Cardenas also contends that counsel was ineffective during the punishment phase because he did not object to the inclusion of the results of a polygraph test in the pre-sentence report. The standard of review for a claim of ineffective assistance at the punishment phase is differently formulated than at the guilt/innocence stage of trial. When the complaint is of ineffective assistance at the punishment stage, the correct standard for review of counsel's representation is, first, whether counsel was reasonably likely to render effective assistance, and second, whether counsel reasonably rendered effective assistance. Craig v. State, 825 S.W.2d 128 (Tex.Crim.App.1992) (citing Ex parte Duffy, 607 S.W.2d 507 (Tex.Crim.App.1980)). Though Duffy looks solely to the reasonableness of representation and does not apply Strickland's second prong, a harm analysis is required. See Lum v. State, 903 S.W.2d 365, 373 (Tex.App.-Texarkana 1995, pet. ref'd); Stone v. State, 751 S.W.2d 579, 582 (Tex.App.-Houston [1st Dist.] 1988, pet. ref'd); cf. Ex parte Canedo, 818 S.W.2d 814, 815 n. 3 (Tex.Crim.App.1991); Ex parte Felton, 815 S.W.2d 733, 736 (Tex.Crim.App.1991).
Cardenas correctly notes that polygraph evidence, including test results, are inadmissible as evidence and may not be considered by the trial court for any purpose. Tennard v. State, 802 S.W.2d 678, 683 (Tex.Crim.App.1990). Even if the State and the defendant agree and stipulate to use the results of a polygraph at trial, the results may not be used. Nethery v. State, 692 S.W.2d 686, 700 (Tex.Crim.App.1985); Fernandez v. State, 564 S.W.2d 771 (Tex.Crim.App.1978). The results of a polygraph examination are never admissible in court to establish any matter. Crawford v. State, 617 S.W.2d 925 (Tex.Crim.App.1980); Jones v. State, 680 S.W.2d 499, 502 (Tex.App.-Austin 1983, no pet.).5
Counsel erred by failing to object to the court's consideration of the polygraph summary. The admission over objection of polygraph results or a summary of results is consistently found, standing alone, to be reversible error. See Banda v. State, 727 S.W.2d 679, 681 (Tex.App.-Austin 1987, no pet.). Appellate courts formerly presumed that in a nonjury trial, a judge disregards inadmissible testimony. Tolbert v. State, 743 S.W.2d 631, 633 (Tex.Crim.App.1988). Tolbert was overruled in Gipson v. State, 844 S.W.2d 738, 741 (Tex.Crim.App.1992) and Glivens v. State, 918 S.W.2d 30, 33 (Tex.App.-Houston [1st Dist.] 1996, pet. ref'd). Likewise, we no longer presume that a court will not consider improper material in a presentence investigation report. Thomas v. State, 923 S.W.2d 611 (Tex.App.-Houston [1st Dist.] 1995, no pet.); Glivens, 918 S.W.2d at 33; see also Spriggs v. Collins, 993 F.2d 85, 89-90 (5th Cir.1993) (finding trial counsel deficient for failing to object to the inclusion of information about unadjudicated extraneous offenses in a PSI report). Any reference to a polygraph test on a presentence report is improper. Counsel erred by failing to object to the court's consideration of this document.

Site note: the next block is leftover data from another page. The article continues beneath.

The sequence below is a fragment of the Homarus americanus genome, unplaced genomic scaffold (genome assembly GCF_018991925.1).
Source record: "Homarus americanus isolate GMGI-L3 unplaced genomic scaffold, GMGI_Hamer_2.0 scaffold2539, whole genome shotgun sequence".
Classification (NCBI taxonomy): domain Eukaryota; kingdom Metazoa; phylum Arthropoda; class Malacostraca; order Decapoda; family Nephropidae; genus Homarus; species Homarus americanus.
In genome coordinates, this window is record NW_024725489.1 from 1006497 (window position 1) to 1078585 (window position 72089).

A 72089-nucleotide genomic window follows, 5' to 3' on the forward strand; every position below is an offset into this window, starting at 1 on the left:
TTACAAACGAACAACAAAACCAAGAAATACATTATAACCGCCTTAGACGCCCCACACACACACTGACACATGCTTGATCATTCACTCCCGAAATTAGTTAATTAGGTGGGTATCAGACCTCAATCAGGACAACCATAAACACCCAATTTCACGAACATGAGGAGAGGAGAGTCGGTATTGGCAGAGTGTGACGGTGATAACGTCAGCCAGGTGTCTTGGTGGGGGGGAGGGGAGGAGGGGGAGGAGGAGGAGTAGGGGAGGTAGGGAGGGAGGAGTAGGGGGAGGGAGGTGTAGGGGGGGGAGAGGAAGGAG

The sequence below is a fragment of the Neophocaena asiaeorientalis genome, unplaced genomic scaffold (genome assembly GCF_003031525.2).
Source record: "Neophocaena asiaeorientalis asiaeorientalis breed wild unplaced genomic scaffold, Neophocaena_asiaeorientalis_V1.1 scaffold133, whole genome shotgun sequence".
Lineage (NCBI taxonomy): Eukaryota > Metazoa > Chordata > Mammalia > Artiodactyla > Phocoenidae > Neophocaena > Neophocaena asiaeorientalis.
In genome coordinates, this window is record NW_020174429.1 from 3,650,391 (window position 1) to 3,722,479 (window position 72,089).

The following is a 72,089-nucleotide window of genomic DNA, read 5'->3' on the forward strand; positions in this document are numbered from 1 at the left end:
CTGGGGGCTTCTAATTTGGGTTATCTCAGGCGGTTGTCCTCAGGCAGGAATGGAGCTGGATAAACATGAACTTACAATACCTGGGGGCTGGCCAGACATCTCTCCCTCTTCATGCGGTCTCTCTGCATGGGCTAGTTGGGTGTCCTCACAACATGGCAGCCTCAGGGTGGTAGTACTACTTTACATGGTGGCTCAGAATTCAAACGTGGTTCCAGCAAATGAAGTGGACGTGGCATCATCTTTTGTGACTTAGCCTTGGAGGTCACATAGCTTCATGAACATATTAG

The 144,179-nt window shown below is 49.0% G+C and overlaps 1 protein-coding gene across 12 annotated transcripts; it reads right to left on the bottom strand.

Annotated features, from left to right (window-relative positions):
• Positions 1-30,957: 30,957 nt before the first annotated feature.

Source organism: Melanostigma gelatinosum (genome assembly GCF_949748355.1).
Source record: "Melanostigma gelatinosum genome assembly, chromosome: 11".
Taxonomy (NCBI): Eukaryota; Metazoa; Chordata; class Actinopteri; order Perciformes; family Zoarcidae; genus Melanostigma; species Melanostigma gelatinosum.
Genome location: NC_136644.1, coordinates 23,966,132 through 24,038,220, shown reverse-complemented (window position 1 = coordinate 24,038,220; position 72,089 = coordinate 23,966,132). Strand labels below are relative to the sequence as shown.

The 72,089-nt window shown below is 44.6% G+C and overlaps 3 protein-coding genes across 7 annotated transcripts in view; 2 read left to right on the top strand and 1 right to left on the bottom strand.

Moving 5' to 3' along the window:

Based upon the facts elicited at the hearings on this case and the state of all of the evidence before us, as well as counsel's approval of a waiver of the record from the plea hearing, we conclude that counsel's representation was ineffective both in connection with the plea of nolo contendere and that harm is apparent. Because this is sufficient to require reversal, we do not address the failure of counsel to object to the polygraph test as a part of the basis for this ruling.
We reverse and remand this case for trial.
1. Tex.R.App. P. 11(a)(1) stated that the duties of a court reporter include “attending all sessions of court and making a full record of the evidence when requested by the judge or any party to a case.” Osborne v. State, 845 S.W.2d 319, 323 (Tex.App.-Houston [1st Dist.] 1992, pet. ref'd); see Duran v. State, 844 S.W.2d 745, 748 n. 4 (Tex.Crim.App.1992).
2. An affidavit filed in the record, signed by the appellant and his attorney and approved by the trial court, may be used as a substitute for a trial judge's personal admonishment as to the range of punishment. Williams v. State, 522 S.W.2d 483, 485 (Tex.Crim.App.1975).
3. In this regard, see the dissenting opinion of Justice O'Connor in reviewing a similar situation in another Houston case where the reporter was waived. In footnote 1 of her dissent she noted: “There is no excuse for the trial attorney to waive the recording of the plea agreement. It does not cost anything for the court reporter to record the proceedings. The only reason a lawyer in a criminal trial might waive the record is to obscure the proceedings for later review.” Dusenberry v. State, 915 S.W.2d 947, 953 n. 1 (Tex.App.-Houston [1st Dist.] 1996, pet. ref'd).
4. Although Tex.Code Crim. Proc. Ann. art. 42.12, § 5 (Vernon Supp.1998) now provides that the court may not grant deferred adjudication for this type of offense if the defendant “has previously been placed on community supervision for any offense under Paragraph (A) of this subdivision,” the previous version of the statute would have allowed the court to defer adjudication a second time and place him on community supervision. However, counsel filed an application asking for community supervision after the adjudication of guilt, specifically asking for “community supervision if the defendant is found guilty.” (emphasis added). The trial court was without authority to grant this. After the finding of guilt, deferred adjudication could not be granted.
5. Although presentence reports are not usually offered formally into evidence, there is authority indicating that since they are presented for the consideration of the trial judge in sentencing, they are treated as evidentiary in nature. Montgomery v. State, 876 S.W.2d 414, 416 (Tex.App.-Austin 1994, pet. ref'd); Mayfield v. State, 757 S.W.2d 871, 875 (Tex.App.-Houston [1st Dist.] 1988, pet. ref'd).